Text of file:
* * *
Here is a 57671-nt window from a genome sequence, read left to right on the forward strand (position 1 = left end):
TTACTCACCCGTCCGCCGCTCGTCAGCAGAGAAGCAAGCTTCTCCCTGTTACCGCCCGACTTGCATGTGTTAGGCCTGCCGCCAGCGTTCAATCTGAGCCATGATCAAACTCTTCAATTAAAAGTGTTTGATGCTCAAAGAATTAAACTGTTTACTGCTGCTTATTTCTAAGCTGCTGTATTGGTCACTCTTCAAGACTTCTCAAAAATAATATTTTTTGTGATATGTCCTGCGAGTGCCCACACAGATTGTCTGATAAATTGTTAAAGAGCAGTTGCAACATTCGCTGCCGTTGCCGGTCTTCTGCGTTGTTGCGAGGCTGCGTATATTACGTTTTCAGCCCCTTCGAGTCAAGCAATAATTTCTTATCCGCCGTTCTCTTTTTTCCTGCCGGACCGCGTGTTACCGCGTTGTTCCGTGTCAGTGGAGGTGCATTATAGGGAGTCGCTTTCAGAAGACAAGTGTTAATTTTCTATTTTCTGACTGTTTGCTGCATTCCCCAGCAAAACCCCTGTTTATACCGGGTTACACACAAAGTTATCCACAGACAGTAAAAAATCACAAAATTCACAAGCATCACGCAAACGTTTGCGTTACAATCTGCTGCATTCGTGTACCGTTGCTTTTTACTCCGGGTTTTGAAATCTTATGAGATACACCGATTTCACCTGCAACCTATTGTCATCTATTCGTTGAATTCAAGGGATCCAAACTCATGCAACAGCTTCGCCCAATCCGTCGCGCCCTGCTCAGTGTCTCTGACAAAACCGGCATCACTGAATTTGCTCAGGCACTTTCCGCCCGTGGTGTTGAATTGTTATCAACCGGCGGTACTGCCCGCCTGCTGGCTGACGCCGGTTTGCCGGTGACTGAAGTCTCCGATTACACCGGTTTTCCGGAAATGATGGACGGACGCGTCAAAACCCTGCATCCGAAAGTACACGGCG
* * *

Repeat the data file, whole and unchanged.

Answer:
Here is a 57671-nt window from a genome sequence, read left to right on the forward strand (position 1 = left end):
TTACTCACCCGTCCGCCGCTCGTCAGCAGAGAAGCAAGCTTCTCCCTGTTACCGCCCGACTTGCATGTGTTAGGCCTGCCGCCAGCGTTCAATCTGAGCCATGATCAAACTCTTCAATTAAAAGTGTTTGATGCTCAAAGAATTAAACTGTTTACTGCTGCTTATTTCTAAGCTGCTGTATTGGTCACTCTTCAAGACTTCTCAAAAATAATATTTTTTGTGATATGTCCTGCGAGTGCCCACACAGATTGTCTGATAAATTGTTAAAGAGCAGTTGCAACATTCGCTGCCGTTGCCGGTCTTCTGCGTTGTTGCGAGGCTGCGTATATTACGTTTTCAGCCCCTTCGAGTCAAGCAATAATTTCTTATCCGCCGTTCTCTTTTTTCCTGCCGGACCGCGTGTTACCGCGTTGTTCCGTGTCAGTGGAGGTGCATTATAGGGAGTCGCTTTCAGAAGACAAGTGTTAATTTTCTATTTTCTGACTGTTTGCTGCATTCCCCAGCAAAACCCCTGTTTATACCGGGTTACACACAAAGTTATCCACAGACAGTAAAAAATCACAAAATTCACAAGCATCACGCAAACGTTTGCGTTACAATCTGCTGCATTCGTGTACCGTTGCTTTTTACTCCGGGTTTTGAAATCTTATGAGATACACCGATTTCACCTGCAACCTATTGTCATCTATTCGTTGAATTCAAGGGATCCAAACTCATGCAACAGCTTCGCCCAATCCGTCGCGCCCTGCTCAGTGTCTCTGACAAAACCGGCATCACTGAATTTGCTCAGGCACTTTCCGCCCGTGGTGTTGAATTGTTATCAACCGGCGGTACTGCCCGCCTGCTGGCTGACGCCGGTTTGCCGGTGACTGAAGTCTCCGATTACACCGGTTTTCCGGAAATGATGGACGGACGCGTCAAAACCCTGCATCCGAAAGTACACGGCG